COBRA.jl - COnstraint-Based Reconstruction and Analysis
|Documentation||Coverage||Continuous integration - ARTENOLIS|
Installation of COBRA.jl
If you are new to Julia, you may find the Beginner's Guide interesting. A working installation of Julia is required.
At the Julia prompt, add the
COBRA.jl module by running:
julia> using COBRA
COBRA.jl has been tested on
Julia v0.5+ on Ubuntu Linux 14.04+, MacOS 10.7+, and Windows 7 (64-bit). All solvers supported by
MathProgBase.jl are supported by
COBRA.jl, but must be installed separately. A COBRA model saved as a
.mat file can be read in using
MAT.jl are automatically installed during the installation of the
Tutorial, documentation and FAQ
COBRA.jl package is fully documented here. You may also display the documentation in the Julia REPL:
julia> ? distributedFBA
💡 Should you encounter any errors or unusual behavior, please refer first to the FAQ section or open an issue.
Testing and benchmarking
You can test the package using:
Shall no solvers be detected on your system, error messages may be thrown when testing the
julia> using HTTP, COBRA julia> pkgDir = joinpath(dirname(pathof(COBRA)), "..") julia> include(pkgDir*"/test/getTestModel.jl") julia> getTestModel()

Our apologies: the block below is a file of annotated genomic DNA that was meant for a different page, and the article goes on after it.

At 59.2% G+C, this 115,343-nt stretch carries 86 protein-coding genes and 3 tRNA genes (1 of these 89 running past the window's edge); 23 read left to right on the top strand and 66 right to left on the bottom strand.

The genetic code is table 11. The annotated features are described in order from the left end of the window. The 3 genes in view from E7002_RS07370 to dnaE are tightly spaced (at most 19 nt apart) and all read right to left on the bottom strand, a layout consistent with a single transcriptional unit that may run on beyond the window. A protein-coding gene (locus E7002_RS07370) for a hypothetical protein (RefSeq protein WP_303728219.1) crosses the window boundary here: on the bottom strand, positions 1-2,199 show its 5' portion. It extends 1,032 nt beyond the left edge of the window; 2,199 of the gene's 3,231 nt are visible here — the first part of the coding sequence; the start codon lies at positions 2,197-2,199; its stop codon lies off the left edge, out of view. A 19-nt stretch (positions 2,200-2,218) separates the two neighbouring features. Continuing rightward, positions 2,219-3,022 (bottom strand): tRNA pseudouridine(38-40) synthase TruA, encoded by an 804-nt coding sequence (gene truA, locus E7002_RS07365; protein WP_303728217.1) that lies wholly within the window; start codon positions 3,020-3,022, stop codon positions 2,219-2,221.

How to cite
The corresponding paper can be downloaded from here. You may cite
distributedFBA.jl as follows:
Laurent Heirendt, Ines Thiele, Ronan M. T. Fleming; DistributedFBA.jl: high-level, high-performance flux balance analysis in Julia. Bioinformatics 2017 btw838. doi: 10.1093/bioinformatics/btw838
- At present, a COBRA model in
.matformat is loaded using the
MAT.jlpackage. A valid MATLAB license is not required.
- The inner layer parallelization is currently done within the solver. No log files of each spawned thread are generated.
- The current benchmarks have been performed using default optimization and compilation options of Julia and a set of solver parameters. The performance may be further improved by tuning these parameters.
- B. O. Palsson., Systems Biology: Constraint-based Reconstruction and Analysis. Cambridge University Press, NY, 2015.
- Heirendt, L. and Arreckx, S. et al., Creation and analysis of biochemical constraint-based models: the COBRA Toolbox v3.0 (submitted), 2017, arXiv:1710.04038.
- Steinn, G. et al., Computationally efficient flux variability analysis. BMC Bioinformatics, 11(1):1–3, 2010.
- Orth, J. et al., Reconstruction and use of microbial metabolic networks: the core escherichia coli metabolic model as an educational guide. EcoSal Plus, 2010.